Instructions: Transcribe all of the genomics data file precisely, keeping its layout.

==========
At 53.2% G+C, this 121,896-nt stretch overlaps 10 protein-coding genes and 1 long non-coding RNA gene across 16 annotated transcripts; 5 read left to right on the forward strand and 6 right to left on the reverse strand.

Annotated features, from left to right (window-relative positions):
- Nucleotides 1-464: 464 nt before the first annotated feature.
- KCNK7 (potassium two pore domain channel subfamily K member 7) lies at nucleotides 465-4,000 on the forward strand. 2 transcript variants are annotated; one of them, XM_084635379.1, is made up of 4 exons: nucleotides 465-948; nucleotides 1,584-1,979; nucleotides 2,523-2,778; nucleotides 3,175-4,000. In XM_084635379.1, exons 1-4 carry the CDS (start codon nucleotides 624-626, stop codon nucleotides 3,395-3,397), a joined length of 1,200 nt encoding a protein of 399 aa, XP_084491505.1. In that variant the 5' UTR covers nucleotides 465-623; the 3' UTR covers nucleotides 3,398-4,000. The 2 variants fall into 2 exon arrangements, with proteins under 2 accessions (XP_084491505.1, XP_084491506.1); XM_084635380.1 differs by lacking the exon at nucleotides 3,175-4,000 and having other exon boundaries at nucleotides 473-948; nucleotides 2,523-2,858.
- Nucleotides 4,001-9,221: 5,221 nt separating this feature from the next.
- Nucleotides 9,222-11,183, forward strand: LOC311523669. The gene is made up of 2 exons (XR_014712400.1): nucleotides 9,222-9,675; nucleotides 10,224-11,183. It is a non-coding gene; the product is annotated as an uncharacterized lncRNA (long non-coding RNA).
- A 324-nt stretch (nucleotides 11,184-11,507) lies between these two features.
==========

At 53.2% G+C, this 121,896-nt stretch overlaps 10 protein-coding genes and 1 long non-coding RNA gene across 16 annotated transcripts; 5 read left to right on the forward strand and 6 right to left on the reverse strand.

Annotated features, from left to right (window-relative positions):
- Nucleotides 1-464: 464 nt before the first annotated feature.
- KCNK7 (potassium two pore domain channel subfamily K member 7) lies at nucleotides 465-4,000 on the forward strand. 2 transcript variants are annotated; one of them, XM_084635379.1, is made up of 4 exons: nucleotides 465-948; nucleotides 1,584-1,979; nucleotides 2,523-2,778; nucleotides 3,175-4,000. In XM_084635379.1, exons 1-4 carry the CDS (start codon nucleotides 624-626, stop codon nucleotides 3,395-3,397), a joined length of 1,200 nt encoding a protein of 399 aa, XP_084491505.1. In that variant the 5' UTR covers nucleotides 465-623; the 3' UTR covers nucleotides 3,398-4,000. The 2 variants fall into 2 exon arrangements, with proteins under 2 accessions (XP_084491505.1, XP_084491506.1); XM_084635380.1 differs by lacking the exon at nucleotides 3,175-4,000 and having other exon boundaries at nucleotides 473-948; nucleotides 2,523-2,858.
- Nucleotides 4,001-9,221: 5,221 nt separating this feature from the next.
- Nucleotides 9,222-11,183, forward strand: LOC311523669. The gene is made up of 2 exons (XR_014712400.1): nucleotides 9,222-9,675; nucleotides 10,224-11,183. It is a non-coding gene; the product is annotated as an uncharacterized lncRNA (long non-coding RNA).
- A 324-nt stretch (nucleotides 11,184-11,507) lies between these two features.